Dams in the Western Cape are slowly recovering.

Cape Town - Recent rains and ongoing savings efforts by the residents of the Western Cape have seen dam levels rise to 53.5%.

At the same time last year, dams were just 31% full, while in 2016, the levels were around 57.14%.

The dams feeding the City of Cape Town are standing at 60%. Last year, they were just 32% full.

Of continued concern is the situation in the Gouritz River catchment area which includes large sections of the Karoo. Dam levels in that region are only at 18%.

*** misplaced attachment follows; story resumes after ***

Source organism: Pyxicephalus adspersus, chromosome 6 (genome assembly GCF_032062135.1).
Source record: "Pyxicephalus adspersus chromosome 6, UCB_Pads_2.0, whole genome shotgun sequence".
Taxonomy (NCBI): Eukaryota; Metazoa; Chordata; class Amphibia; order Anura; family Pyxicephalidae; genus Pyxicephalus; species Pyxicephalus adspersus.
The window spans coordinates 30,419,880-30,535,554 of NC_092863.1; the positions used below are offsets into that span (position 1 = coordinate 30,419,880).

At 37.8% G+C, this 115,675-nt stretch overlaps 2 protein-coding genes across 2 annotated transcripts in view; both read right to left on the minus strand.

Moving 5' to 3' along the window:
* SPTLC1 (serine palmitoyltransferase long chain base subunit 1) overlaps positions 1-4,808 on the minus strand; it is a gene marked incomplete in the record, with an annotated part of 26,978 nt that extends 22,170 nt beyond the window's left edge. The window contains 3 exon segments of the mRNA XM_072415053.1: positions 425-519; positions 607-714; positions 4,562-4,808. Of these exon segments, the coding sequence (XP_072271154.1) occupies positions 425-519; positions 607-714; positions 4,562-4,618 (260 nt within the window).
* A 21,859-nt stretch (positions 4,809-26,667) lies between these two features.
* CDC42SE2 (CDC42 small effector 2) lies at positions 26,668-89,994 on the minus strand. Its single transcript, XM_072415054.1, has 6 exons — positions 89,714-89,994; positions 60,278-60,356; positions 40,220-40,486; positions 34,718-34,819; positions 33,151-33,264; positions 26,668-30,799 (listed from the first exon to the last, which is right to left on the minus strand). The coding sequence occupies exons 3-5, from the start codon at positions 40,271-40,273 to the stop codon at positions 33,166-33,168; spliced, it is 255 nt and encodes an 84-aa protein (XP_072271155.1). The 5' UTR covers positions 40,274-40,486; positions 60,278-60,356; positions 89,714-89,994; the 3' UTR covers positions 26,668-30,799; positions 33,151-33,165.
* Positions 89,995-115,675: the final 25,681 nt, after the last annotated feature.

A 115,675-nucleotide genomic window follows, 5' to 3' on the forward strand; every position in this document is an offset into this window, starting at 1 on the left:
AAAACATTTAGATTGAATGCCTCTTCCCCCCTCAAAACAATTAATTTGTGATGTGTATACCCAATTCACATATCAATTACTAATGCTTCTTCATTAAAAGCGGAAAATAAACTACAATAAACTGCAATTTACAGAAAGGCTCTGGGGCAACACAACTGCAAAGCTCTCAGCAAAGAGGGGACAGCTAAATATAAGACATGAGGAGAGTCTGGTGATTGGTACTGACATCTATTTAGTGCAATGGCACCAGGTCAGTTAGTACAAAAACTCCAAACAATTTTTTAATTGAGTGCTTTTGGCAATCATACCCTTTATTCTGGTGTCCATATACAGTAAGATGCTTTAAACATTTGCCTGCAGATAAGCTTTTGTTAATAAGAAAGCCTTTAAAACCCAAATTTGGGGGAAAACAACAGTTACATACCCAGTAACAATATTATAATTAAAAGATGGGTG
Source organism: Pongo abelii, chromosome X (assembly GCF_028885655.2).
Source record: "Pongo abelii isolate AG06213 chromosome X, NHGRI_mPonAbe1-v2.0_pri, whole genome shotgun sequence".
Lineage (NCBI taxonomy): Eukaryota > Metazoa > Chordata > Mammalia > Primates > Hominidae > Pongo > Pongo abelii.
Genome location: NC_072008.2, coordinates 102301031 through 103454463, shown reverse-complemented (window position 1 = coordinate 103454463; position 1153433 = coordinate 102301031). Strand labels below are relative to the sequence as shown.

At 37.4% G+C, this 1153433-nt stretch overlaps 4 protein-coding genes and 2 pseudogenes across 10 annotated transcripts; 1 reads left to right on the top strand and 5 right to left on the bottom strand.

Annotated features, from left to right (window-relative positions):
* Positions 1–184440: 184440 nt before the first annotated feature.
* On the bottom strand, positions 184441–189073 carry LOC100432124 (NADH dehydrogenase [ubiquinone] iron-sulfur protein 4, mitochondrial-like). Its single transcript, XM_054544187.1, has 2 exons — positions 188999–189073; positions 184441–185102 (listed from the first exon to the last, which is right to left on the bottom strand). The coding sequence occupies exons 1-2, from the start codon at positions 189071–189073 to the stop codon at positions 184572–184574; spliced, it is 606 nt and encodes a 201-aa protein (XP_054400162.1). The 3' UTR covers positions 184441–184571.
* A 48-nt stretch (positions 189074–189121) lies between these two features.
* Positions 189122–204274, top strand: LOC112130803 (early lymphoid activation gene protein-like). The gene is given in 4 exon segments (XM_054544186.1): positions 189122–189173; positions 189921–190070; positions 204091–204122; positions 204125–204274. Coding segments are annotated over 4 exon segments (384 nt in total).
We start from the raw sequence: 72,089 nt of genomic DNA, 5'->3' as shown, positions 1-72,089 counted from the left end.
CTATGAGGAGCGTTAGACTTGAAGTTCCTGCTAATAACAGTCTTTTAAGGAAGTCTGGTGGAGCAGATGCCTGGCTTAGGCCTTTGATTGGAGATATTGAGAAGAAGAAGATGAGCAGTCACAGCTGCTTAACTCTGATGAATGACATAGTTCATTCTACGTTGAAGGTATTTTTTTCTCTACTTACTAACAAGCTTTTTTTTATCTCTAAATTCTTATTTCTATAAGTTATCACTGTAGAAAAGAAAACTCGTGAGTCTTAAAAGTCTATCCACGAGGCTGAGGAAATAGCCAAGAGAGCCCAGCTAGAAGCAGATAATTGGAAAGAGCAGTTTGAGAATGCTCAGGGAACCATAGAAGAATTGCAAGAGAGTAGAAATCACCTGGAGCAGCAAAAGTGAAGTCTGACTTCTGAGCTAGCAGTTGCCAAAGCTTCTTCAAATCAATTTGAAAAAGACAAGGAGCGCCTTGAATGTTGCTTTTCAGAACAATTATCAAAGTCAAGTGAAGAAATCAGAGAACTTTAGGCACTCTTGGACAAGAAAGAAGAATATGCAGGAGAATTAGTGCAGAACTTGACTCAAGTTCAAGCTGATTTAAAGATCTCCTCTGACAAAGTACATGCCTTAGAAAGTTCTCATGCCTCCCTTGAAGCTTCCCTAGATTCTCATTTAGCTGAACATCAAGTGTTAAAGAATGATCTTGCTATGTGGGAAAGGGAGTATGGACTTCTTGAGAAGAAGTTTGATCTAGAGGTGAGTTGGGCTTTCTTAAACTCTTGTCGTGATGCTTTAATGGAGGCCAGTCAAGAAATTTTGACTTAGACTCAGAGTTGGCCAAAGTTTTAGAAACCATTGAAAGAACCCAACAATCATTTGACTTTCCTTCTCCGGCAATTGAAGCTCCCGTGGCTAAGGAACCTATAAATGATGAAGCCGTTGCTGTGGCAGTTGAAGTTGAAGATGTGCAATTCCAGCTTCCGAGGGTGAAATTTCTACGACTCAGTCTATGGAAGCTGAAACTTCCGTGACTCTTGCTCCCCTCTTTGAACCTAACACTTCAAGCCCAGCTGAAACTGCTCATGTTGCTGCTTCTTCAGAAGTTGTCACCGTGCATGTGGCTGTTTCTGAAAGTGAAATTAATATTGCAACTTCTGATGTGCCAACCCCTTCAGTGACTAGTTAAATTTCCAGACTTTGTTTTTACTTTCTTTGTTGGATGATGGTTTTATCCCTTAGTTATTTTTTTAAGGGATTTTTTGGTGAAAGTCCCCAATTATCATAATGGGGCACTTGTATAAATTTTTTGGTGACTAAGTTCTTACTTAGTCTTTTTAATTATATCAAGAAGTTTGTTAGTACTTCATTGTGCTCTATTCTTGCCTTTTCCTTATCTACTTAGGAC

Local government, environmental affairs and development planning MEC for the Western Cape, Anton Bredell said increased rainfall over the past few months has provided some relief.

"However the province’s biggest dams are still not filling up as fast as we may have hoped, to levels we can be really happy about."

Bredell said the current levels are more or less on par with historic (2015 and 2016) levels. 

"The notable exception is the Gouritz River catchment area where the current levels of 18% are way off the levels of 45% seen in 2016.

"The system remains vulnerable and demand is sure to pick up in the coming summer months, so we continue to urge frugal water usage moving forward," he said.

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Cape Argus